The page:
John McCain decries the system of government spending known as earmarks. He squawks so much about that and pork-barrel politics in general that you’d think it was the main culprit behind the increase in government spending in recent years.
Back in April he said, “I can eliminate $100 billion of wasteful and earmark spending immediately – $35 billion in big spending bills in the last two years, and another $65 billion that has already been made a permanent part of the budget.”
He’d better hope there’s that much pork, because he hasn’t really specified what other ways he would cut government spending, as he said he would do at the Republican convention. But, alas, the other white meat isn’t in such great abundance. Porcine spending is $16.9 billion for 2008, according to the Office for Management and the Budget. You can put lipstick on it, but it’s still barely more than 1 percent of the federal budget.
So, what about the other 99 percent? In a column for the Wall Street Journal, McCain broke out the old saw about going through the budget line by line to get rid of wasteful spending. If Uncle Sam had a dime for every time he’s heard that line, he could slash the $407 billion budget deficit. McCain’s been in Congress for 26 years; you’d think he’d know what non-pork spending offends him by now.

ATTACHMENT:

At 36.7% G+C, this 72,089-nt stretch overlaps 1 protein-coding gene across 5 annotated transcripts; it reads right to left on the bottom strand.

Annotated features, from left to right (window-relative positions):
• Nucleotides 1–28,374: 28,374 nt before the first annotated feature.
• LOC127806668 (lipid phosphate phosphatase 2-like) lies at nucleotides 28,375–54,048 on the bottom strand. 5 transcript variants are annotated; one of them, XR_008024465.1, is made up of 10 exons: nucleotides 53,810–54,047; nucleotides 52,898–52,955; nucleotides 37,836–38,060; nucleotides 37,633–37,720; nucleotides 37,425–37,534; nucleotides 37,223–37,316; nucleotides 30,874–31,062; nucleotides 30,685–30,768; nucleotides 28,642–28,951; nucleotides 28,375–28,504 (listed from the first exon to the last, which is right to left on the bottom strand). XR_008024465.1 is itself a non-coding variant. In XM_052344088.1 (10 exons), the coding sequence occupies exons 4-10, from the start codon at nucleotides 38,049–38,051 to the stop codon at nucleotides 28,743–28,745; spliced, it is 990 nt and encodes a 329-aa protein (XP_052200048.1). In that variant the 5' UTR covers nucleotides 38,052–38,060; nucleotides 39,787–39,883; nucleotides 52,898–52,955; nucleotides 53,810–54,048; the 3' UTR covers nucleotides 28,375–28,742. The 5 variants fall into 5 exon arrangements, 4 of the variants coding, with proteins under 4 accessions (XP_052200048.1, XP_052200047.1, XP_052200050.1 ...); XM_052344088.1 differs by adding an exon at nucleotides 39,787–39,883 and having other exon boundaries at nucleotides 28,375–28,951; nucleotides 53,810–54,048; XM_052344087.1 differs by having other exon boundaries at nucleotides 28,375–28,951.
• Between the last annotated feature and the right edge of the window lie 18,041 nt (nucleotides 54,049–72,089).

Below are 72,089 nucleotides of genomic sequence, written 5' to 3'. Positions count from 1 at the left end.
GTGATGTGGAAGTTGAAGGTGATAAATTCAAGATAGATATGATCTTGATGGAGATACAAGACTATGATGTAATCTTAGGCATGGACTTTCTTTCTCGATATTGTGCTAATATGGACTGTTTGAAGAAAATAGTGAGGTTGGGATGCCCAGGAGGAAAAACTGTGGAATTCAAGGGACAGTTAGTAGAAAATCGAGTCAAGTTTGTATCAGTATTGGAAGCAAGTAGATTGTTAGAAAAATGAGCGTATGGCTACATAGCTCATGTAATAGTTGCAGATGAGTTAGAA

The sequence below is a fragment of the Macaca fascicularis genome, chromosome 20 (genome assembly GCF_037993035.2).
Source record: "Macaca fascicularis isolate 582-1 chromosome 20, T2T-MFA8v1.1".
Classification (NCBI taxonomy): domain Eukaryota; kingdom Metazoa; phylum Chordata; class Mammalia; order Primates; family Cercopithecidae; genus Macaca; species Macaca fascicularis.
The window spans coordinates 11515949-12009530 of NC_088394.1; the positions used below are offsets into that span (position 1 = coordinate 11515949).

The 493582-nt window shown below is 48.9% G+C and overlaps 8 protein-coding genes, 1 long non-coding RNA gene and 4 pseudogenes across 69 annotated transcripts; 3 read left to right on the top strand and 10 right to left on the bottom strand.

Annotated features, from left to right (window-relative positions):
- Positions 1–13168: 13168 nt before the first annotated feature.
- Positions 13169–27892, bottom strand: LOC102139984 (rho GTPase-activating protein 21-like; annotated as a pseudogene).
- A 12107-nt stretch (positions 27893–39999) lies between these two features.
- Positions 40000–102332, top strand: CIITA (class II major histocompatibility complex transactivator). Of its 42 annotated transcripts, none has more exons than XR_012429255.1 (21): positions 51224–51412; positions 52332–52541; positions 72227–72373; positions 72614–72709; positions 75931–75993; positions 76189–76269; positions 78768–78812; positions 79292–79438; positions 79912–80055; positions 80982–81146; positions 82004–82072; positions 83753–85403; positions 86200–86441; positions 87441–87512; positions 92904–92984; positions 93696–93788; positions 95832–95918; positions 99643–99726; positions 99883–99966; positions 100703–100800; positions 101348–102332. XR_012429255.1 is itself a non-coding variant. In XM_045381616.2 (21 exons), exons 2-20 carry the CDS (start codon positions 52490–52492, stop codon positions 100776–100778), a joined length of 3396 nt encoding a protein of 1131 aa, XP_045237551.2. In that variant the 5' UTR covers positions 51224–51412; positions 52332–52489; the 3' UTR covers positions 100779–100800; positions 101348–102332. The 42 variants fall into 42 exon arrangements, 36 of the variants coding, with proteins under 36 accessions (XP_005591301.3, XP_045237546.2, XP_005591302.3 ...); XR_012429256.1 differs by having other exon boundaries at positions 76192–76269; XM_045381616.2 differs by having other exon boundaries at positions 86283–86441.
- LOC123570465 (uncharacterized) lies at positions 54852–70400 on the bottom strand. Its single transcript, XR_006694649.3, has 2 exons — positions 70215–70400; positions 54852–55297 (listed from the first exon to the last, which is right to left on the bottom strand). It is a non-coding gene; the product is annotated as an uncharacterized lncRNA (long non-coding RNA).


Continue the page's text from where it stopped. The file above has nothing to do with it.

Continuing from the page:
Makin’ bacon. We do know some of the earmarks that irritate McCain, because he keeps a list. Oddly, the $10 million he requested for the William Rehnquist Center to commemorate the former chief justice and fellow Arizonan is not on the list. But some of Gov. Sarah Palin’s projects are, according to the Los Angeles Times. While she said “no thanks” (not really) to federal funds (she kept the money) for The Bridge to Nowhere, she said “more please” for a public transit center and an agricultural processing facility, when she was mayor of Wasilla.
If there is an important distinction in the spending McCain loathes and likes, it’s lost on me. I’m pretty sure Spokane County would jump at federal money for public transit. Light rail, anybody? That’s how it got built in Portland. The YMCA and the north-south freeway are recent beneficiaries of earmarks for Spokane. Are those projects less worthy than a shrine to a chief justice?
The big slabs. The main drivers of government spending in the past decade have been Medicare, Social Security, defense spending and the supplemental bills to fund the wars in Iraq and Afghanistan. If politicians aren’t talking about controlling costs in these areas, then they can’t be taken seriously as budget hawks.
None of the presidential candidates wants to cut these costs. If anything, they want to increase them. Yet the public is concerned about chronic unbalanced budgets. In 2007, interest on the national debt cost nearly $244 billion, or 15 times the amount of all earmarks combined.
Where’s the squealing about that?